How we prepare to enjoy our natural surroundings when dealing with dietary restrictions/allergies will help assure a wonderful, memorable outcome. With a little planning and anticipation, we can have a safe and enjoyable adventure whether it is a girl scout camping overnight, a day at the beach, etc.
When children are involved, the amount of planning increases. When our children are attending a summer or sports camp vs. going camping with scouts, church, or another family we need to prepare differently than if we are doing outdoor activities as a family when we know the rules and precautions to take.
When other adults, counselors, coaches, teachers, or instructors will be including our children in outdoor activities, we need to arm them with all the necessary information and supplies. Make sure the organizers or authorities are aware of the potential concerns and know how and when to react. It is best to take most of the responsibility to ensure your child’s safety and adherence to their restrictions.
Some tried and true suggestions include:
- Have any necessary medications, inhalers, etc. clearly labeled in a clear zip lock bag. Include the child’s name, emergency phone numbers, the name of the medication, dosage and under what terms should the medication be administered.
- Check the planned menu so that you can substitute allowed foods and make the necessary adjustments.
- Always send your child with additional allowed food in case of cross contact issues.
- When it comes to utensils, using disposable silverware, paper plates and cups is best.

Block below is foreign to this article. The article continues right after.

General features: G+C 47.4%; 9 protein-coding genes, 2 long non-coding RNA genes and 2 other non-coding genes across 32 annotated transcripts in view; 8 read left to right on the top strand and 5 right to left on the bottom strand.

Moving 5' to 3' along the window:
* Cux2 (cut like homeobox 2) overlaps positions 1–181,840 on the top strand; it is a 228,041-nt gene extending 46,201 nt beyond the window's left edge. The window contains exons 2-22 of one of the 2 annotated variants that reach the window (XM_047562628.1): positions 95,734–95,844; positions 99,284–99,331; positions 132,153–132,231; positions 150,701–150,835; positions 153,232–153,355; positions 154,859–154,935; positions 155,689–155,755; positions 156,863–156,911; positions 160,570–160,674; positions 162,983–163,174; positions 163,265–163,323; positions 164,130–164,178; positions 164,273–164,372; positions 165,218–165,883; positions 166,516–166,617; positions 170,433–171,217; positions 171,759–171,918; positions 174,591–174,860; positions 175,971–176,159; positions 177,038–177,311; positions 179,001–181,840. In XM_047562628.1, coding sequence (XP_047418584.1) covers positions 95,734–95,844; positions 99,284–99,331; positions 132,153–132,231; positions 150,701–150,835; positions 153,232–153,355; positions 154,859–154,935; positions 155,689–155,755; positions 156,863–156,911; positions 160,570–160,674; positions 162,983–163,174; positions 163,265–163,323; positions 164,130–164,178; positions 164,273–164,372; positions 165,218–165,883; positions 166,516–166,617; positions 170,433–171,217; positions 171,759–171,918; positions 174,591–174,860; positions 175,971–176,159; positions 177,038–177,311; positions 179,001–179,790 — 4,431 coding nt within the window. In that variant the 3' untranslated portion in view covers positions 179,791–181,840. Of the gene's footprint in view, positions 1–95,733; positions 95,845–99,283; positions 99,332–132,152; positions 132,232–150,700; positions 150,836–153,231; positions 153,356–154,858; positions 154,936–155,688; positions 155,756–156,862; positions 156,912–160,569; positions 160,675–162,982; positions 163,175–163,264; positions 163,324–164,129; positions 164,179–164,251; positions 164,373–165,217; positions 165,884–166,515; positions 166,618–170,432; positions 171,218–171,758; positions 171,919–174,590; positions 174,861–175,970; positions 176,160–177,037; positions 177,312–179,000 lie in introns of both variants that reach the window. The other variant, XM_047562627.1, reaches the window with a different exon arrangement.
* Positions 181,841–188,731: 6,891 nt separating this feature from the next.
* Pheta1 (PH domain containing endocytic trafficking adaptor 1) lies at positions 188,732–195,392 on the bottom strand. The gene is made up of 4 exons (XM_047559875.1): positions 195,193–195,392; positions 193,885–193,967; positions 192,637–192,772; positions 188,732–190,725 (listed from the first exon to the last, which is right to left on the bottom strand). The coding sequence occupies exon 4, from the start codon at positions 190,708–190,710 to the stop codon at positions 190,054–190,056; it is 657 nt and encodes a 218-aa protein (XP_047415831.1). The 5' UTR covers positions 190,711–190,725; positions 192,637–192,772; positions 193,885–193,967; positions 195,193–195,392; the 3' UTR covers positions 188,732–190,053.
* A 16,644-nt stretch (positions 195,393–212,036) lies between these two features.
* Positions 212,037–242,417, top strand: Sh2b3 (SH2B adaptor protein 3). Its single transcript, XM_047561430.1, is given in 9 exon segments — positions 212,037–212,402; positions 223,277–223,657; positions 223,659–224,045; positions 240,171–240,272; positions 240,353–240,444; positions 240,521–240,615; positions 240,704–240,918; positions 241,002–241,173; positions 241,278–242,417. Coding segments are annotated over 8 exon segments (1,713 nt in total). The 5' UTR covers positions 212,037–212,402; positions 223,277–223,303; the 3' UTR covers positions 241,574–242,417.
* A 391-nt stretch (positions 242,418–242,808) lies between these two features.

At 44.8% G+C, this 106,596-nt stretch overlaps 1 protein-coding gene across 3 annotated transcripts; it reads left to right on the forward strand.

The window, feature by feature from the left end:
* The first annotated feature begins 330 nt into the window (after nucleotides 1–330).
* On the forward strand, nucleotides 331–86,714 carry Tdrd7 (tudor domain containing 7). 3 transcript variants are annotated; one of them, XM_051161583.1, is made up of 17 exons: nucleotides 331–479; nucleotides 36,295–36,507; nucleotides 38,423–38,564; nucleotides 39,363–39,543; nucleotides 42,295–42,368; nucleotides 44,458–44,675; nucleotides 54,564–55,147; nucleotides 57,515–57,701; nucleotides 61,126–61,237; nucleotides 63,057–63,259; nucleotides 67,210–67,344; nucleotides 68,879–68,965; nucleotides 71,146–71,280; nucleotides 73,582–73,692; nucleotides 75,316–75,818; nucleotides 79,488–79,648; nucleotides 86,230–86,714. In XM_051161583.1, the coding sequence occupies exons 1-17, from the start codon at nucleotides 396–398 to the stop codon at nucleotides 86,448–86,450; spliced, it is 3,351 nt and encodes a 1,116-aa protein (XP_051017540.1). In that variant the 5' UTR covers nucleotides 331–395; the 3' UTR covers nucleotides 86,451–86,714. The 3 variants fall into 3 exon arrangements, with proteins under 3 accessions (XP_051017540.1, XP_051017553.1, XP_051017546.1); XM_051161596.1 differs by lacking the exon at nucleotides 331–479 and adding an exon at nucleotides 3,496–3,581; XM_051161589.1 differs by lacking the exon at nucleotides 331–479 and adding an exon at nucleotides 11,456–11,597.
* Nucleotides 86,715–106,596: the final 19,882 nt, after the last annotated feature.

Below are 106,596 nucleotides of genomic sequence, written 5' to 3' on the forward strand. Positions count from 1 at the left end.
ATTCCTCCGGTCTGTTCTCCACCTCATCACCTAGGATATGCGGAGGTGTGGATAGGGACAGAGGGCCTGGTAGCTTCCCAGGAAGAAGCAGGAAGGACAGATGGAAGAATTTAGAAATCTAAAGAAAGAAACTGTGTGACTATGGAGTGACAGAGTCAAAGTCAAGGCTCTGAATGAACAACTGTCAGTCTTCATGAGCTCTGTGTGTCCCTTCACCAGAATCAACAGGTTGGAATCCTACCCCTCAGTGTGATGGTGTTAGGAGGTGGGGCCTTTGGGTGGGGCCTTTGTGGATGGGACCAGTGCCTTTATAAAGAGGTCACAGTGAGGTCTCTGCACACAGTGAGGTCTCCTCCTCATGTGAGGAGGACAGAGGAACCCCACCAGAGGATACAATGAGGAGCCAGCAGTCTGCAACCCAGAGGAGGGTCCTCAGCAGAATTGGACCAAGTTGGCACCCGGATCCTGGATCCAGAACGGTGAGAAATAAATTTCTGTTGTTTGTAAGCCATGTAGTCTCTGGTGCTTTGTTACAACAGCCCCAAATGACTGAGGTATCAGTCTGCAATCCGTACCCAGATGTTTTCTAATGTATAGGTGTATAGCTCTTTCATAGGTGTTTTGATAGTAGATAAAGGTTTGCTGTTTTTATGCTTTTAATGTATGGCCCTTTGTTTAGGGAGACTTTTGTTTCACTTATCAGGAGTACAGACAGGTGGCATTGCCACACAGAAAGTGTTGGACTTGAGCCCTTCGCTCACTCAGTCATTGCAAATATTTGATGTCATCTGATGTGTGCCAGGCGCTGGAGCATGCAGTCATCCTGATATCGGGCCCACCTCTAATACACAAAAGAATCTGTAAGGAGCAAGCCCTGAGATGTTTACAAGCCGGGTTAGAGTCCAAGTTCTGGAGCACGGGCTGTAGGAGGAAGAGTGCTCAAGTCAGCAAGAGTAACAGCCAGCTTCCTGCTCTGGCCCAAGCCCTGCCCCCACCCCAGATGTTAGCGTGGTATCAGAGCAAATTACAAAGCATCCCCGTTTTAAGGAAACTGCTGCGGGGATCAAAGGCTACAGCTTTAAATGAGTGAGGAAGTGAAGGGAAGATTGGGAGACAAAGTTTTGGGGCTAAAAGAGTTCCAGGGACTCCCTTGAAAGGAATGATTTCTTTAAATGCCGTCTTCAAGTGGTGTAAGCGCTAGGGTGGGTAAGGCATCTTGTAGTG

- Be sure to include plenty of disinfectant wipes.
- Include a sharpie marker so cups, glasses etc. can be clearly identified.
- Include an assortment of zip lock baggies and plastic bags. Do not reuse these bags.
- It is a good idea to have a specific cooler for non-allergen foods.
- Make sure any children who share a tent/dorm room are willing to abide by the rules: No eating or drinking in the sleeping bags or tent unless the treats have been approved. The kids could agree on the treats they want and maybe even make them or shop for them together.
- Bring their own towels and beach towels.
- Offer to bring some safe treats for the rest of the group or provide the ingredients. In addition, you and/or your child could assist in the menu planning and incorporate some new ideas.
- Always provide individually wrapped healthy products to leave in a backpack or lunchbox. Suggested items would be fruit, dehydrated fruit or vegetables, fruit cups, allowed granola bars, healthy homemade muffins or cookies, dehydrated meats, nuts.
- Bring extra plastic silverware that may be needed.
In summary, the end goal is to be prepared. You can also ask those in charge of the camp if they have any suggestions or experience dealing with special dietary restrictions. Remember, when you are willing to take the initiative and include others, they are generally much more willing to work with you then if you just impose the rules, guidelines, and fear on them. Make yourself available for any questions or possibly offer to volunteer.
When traveling or vacationing as a family, you generally know the routine. However, below is a list of some ideas that have developed basically through experience.
- When driving distances, prepare meals and you could always stop at gas stations to heat it up.
- Thermoses are great at keeping foods either hot or cold.
- Always bring along more food and drinks/water than you think you will need. Delays happen whether you are flying, driving, hiking, etc.
- Bring along leftover containers and zip lock baggies for safe food storage.
- Backpacks are great to incorporate food storage. Can also bring along freezer packs.
- Use individual condiment packages for ketchup, mustard, mayo, salt, pepper, salad dressings, etc.
- Bring your own tablecloth, picnic basket, blanket, necessary supplies, etc.
- Feel free to look at our recipes for ideas for picnics and other outings.
Have fun and enjoy the adventure!